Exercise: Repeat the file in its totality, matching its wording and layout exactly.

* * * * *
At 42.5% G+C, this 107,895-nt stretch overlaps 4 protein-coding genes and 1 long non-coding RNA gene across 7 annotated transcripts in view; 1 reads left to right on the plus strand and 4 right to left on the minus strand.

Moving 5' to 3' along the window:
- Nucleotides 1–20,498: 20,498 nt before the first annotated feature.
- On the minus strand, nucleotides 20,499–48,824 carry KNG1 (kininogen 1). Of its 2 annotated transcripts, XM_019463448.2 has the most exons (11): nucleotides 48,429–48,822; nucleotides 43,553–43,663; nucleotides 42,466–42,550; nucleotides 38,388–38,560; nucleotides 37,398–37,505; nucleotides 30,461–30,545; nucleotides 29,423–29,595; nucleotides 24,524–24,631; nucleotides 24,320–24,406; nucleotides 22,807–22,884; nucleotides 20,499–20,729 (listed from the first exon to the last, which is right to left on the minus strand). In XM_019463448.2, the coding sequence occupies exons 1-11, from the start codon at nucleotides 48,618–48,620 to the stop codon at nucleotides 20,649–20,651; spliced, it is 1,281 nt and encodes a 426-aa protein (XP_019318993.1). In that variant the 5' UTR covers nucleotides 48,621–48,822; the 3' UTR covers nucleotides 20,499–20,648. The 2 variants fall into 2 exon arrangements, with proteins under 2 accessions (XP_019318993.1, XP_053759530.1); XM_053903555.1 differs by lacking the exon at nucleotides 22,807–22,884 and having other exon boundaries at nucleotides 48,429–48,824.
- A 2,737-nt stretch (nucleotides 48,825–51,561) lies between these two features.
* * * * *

At 42.5% G+C, this 107,895-nt stretch overlaps 4 protein-coding genes and 1 long non-coding RNA gene across 7 annotated transcripts in view; 1 reads left to right on the plus strand and 4 right to left on the minus strand.

Moving 5' to 3' along the window:
- Nucleotides 1–20,498: 20,498 nt before the first annotated feature.
- On the minus strand, nucleotides 20,499–48,824 carry KNG1 (kininogen 1). Of its 2 annotated transcripts, XM_019463448.2 has the most exons (11): nucleotides 48,429–48,822; nucleotides 43,553–43,663; nucleotides 42,466–42,550; nucleotides 38,388–38,560; nucleotides 37,398–37,505; nucleotides 30,461–30,545; nucleotides 29,423–29,595; nucleotides 24,524–24,631; nucleotides 24,320–24,406; nucleotides 22,807–22,884; nucleotides 20,499–20,729 (listed from the first exon to the last, which is right to left on the minus strand). In XM_019463448.2, the coding sequence occupies exons 1-11, from the start codon at nucleotides 48,618–48,620 to the stop codon at nucleotides 20,649–20,651; spliced, it is 1,281 nt and encodes a 426-aa protein (XP_019318993.1). In that variant the 5' UTR covers nucleotides 48,621–48,822; the 3' UTR covers nucleotides 20,499–20,648. The 2 variants fall into 2 exon arrangements, with proteins under 2 accessions (XP_019318993.1, XP_053759530.1); XM_053903555.1 differs by lacking the exon at nucleotides 22,807–22,884 and having other exon boundaries at nucleotides 48,429–48,824.
- A 2,737-nt stretch (nucleotides 48,825–51,561) lies between these two features.